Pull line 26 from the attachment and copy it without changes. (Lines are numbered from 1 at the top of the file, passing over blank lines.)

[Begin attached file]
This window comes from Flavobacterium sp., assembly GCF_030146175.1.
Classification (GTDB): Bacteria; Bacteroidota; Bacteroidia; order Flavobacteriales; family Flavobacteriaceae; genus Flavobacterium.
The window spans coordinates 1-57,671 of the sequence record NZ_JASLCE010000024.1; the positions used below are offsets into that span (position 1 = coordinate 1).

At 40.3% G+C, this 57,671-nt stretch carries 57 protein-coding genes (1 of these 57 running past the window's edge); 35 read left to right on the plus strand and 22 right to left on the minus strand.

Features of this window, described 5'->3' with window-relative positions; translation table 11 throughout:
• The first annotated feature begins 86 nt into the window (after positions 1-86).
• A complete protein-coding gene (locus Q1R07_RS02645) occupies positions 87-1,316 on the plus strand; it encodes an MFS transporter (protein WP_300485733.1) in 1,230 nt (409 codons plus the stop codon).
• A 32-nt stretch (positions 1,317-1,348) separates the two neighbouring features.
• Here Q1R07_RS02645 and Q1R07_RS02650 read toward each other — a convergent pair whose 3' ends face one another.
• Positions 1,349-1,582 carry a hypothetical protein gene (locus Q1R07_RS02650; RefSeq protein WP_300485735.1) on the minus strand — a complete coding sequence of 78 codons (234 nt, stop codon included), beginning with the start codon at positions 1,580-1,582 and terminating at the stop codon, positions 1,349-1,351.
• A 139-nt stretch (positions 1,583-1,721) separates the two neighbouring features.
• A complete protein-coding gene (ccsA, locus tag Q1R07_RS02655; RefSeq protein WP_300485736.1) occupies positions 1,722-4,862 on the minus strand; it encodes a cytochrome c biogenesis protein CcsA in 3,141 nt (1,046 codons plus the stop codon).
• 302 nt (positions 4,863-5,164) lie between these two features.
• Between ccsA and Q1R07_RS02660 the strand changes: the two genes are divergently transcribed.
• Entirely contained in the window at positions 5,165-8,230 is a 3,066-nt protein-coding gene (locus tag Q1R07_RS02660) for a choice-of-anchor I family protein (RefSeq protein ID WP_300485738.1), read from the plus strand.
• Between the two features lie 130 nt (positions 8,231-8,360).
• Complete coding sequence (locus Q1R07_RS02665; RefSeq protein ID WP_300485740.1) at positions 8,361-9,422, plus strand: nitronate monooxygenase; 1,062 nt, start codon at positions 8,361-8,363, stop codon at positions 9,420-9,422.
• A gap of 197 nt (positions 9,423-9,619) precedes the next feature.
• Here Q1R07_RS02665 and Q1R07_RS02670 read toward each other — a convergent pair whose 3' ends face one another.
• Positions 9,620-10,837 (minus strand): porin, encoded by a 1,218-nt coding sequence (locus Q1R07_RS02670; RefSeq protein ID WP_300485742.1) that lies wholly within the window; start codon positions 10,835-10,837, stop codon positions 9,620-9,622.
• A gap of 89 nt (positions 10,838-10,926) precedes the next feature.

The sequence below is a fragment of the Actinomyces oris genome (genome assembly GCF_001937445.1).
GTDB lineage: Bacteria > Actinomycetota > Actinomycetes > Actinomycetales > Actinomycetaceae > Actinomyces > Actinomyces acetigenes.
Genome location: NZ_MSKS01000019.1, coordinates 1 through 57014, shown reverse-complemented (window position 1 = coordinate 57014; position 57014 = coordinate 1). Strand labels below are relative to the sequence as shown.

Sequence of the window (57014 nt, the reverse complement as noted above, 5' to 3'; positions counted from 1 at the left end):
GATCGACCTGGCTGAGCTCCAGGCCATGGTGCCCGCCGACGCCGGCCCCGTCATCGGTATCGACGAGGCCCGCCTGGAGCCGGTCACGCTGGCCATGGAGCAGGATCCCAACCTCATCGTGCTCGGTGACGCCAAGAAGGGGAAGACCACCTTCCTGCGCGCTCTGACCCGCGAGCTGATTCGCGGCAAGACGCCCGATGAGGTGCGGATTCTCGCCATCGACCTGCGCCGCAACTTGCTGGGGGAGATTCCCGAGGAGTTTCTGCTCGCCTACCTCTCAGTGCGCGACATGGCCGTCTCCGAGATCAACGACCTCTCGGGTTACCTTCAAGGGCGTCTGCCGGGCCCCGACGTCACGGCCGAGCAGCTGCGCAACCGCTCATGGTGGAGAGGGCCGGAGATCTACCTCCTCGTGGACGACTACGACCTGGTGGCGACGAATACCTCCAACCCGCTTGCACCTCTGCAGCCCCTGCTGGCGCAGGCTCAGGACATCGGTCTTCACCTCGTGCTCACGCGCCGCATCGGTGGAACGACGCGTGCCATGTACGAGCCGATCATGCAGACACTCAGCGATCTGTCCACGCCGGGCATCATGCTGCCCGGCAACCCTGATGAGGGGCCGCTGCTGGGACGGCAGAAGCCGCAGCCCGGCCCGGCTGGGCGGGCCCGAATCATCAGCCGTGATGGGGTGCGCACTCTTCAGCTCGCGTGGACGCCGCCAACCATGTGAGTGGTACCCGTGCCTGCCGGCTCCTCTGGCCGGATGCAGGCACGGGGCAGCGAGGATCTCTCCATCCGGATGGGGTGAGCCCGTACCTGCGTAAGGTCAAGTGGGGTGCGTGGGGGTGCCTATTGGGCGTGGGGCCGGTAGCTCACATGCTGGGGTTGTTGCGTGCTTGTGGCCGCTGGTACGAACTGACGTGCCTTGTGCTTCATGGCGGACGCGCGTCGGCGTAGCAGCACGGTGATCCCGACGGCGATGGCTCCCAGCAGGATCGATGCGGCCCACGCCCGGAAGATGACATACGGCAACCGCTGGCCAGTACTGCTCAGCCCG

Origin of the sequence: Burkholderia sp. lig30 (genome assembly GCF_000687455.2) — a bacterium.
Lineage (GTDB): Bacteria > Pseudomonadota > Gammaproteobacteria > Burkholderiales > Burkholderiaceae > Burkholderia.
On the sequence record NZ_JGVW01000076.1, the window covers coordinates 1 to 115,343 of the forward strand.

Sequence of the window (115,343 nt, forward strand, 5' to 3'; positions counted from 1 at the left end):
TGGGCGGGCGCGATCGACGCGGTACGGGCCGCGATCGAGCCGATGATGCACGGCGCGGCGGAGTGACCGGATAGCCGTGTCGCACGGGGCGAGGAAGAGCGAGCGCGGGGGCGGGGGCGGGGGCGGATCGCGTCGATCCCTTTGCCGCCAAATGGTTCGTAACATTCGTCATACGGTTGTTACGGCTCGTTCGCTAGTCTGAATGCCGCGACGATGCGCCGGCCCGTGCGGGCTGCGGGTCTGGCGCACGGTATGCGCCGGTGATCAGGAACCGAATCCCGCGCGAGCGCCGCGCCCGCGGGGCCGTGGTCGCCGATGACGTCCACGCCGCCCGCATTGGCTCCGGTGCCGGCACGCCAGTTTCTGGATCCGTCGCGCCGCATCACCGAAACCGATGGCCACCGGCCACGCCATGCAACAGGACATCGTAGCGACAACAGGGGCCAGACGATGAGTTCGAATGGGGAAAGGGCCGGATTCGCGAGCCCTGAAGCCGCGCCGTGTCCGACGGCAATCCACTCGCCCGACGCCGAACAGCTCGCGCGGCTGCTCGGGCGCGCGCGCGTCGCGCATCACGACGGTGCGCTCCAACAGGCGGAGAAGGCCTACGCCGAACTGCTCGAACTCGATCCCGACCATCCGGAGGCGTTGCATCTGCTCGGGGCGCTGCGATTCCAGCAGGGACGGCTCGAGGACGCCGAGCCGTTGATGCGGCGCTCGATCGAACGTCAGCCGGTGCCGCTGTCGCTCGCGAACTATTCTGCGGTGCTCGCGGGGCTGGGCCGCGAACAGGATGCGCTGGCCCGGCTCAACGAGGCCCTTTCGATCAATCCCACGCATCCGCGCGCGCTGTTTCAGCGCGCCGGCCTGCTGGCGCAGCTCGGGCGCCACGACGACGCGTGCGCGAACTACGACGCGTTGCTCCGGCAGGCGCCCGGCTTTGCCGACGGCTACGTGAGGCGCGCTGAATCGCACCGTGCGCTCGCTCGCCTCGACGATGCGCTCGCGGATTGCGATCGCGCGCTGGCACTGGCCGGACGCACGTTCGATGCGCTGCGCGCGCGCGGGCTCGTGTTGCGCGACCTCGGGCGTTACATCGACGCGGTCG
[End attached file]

GATCGACCTGGCTGAGCTCCAGGCCATGGTGCCCGCCGACGCCGGCCCCGTCATCGGTATCGACGAGGCCCGCCTGGAGCCGGTCACGCTGGCCATGGAGCAGGATCCCAACCTCATCGTGCTCGGTGACGCCAAGAAGGGGAAGACCACCTTCCTGCGCGCTCTGACCCGCGAGCTGATTCGCGGCAAGACGCCCGATGAGGTGCGGATTCTCGCCATCGACCTGCGCCGCAACTTGCTGGGGGAGATTCCCGAGGAGTTTCTGCTCGCCTACCTCTCAGTGCGCGACATGGCCGTCTCCGAGATCAACGACCTCTCGGGTTACCTTCAAGGGCGTCTGCCGGGCCCCGACGTCACGGCCGAGCAGCTGCGCAACCGCTCATGGTGGAGAGGGCCGGAGATCTACCTCCTCGTGGACGACTACGACCTGGTGGCGACGAATACCTCCAACCCGCTTGCACCTCTGCAGCCCCTGCTGGCGCAGGCTCAGGACATCGGTCTTCACCTCGTGCTCACGCGCCGCATCGGTGGAACGACGCGTGCCATGTACGAGCCGATCATGCAGACACTCAGCGATCTGTCCACGCCGGGCATCATGCTGCCCGGCAACCCTGATGAGGGGCCGCTGCTGGGACGGCAGAAGCCGCAGCCCGGCCCGGCTGGGCGGGCCCGAATCATCAGCCGTGATGGGGTGCGCACTCTTCAGCTCGCGTGGACGCCGCCAACCATGTGAGTGGTACCCGTGCCTGCCGGCTCCTCTGGCCGGATGCAGGCACGGGGCAGCGAGGATCTCTCCATCCGGATGGGGTGAGCCCGTACCTGCGTAAGGTCAAGTGGGGTGCGTGGGGGTGCCTATTGGGCGTGGGGCCGGTAGCTCACATGCTGGGGTTGTTGCGTGCTTGTGGCCGCTGGTACGAACTGACGTGCCTTGTGCTTCATGGCGGACGCGCGTCGGCGTAGCAGCACGGTGATCCCGACGGCGATGGCTCCCAGCAGGATCGATGCGGCCCACGCCCGGAAGATGACATACGGCAACCGCTGGCCAGTACTGCTCAGCCCG